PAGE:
• you can make more at time, and use molds with more cavities. This is because you don’t have to paint the mold interiors and wait for them to dry. Just fill all your cakesicle molds with cake pop mix, freeze, and move onto the dipping part of the recipe.

Drawbacks for the dipping method include

  • uneven cakesicle shapes and surfaces. Some fillings like cake pop mixes or nutty ganaches will not create smooth surfaces when placed in silicone moldings. Dipping in chocolate can accentuate these lumpy fillings. You won't always be able to get that super smooth surface, if that's your goal. The cakesicles still look great though and if you're looking for a more artistic and rustic treat, this is a great method. It's a personal preference.
  • using dense fillings. This could very well be an advantage of the dipping technique, say if you were making solid chocolate fillings, which are deliciously thick and dense. But if you’re using cake pop mix, you have to make the mix quite dense. This is actually something that I really don’t enjoy eating, as I strive to bake my cakes as light and fluffy as possible. I feel like smashing them into these compact balls kind of ruins the appeal of them. For this reason, for cake-filled cakesicles, I almost always use the shelling method, below.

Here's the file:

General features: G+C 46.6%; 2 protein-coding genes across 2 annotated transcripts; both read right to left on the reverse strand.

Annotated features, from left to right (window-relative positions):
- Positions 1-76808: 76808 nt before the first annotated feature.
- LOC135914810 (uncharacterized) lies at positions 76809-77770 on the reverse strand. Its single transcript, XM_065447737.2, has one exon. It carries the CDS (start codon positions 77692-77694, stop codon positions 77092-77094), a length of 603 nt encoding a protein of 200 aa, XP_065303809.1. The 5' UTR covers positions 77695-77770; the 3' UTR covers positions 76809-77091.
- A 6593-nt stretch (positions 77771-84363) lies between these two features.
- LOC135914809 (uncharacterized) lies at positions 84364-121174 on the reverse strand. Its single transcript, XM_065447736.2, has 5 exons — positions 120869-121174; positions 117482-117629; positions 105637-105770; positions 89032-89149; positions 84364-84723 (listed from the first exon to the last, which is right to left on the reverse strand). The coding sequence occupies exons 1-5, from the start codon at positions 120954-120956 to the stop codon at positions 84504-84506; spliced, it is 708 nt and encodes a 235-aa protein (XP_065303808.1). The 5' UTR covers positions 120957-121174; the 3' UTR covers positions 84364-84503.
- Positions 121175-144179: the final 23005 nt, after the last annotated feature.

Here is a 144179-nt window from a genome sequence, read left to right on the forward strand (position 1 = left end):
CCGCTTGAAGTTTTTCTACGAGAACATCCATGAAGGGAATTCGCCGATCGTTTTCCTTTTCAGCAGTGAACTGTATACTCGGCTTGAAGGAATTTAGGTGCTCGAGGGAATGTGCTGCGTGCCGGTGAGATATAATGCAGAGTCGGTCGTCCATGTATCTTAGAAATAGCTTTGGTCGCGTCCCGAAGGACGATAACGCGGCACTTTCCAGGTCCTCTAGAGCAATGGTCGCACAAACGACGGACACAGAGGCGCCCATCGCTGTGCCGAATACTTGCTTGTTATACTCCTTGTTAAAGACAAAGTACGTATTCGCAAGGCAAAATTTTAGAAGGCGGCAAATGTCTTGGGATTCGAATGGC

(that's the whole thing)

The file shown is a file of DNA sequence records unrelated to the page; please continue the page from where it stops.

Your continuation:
• more melted chocolate/coating. You won't end up using it all, but the dipping method requires at least 4-5x more chocolate. You will need to fill a clear glass or tall bowl with enough coating to submerge the cakesicle. If you're using the Silikomart molds that I prefer, you will need at least 4 inches of melted coating. You can save the leftover chocolate (if you didn't get any crumbs in it) for your next baking project.

Shelling or Outside-in Method

The shelling or outside-in method is when we coat the interior of the silicone mold with chocolate or coating first. We allow the chocolate or “shell” (also sometimes called a cast) to harden completely before filling the cavities. We work around the popsicle stick, leaving a small gap at the top. Then we fill that gap with more chocolate closing the "shell" of chocolate. We allow it all to harden before removing it from the mold.

Here's a tutorial on how I use the shelling method for some plain and marbled cakesicles:

Advantages of the shelling method include: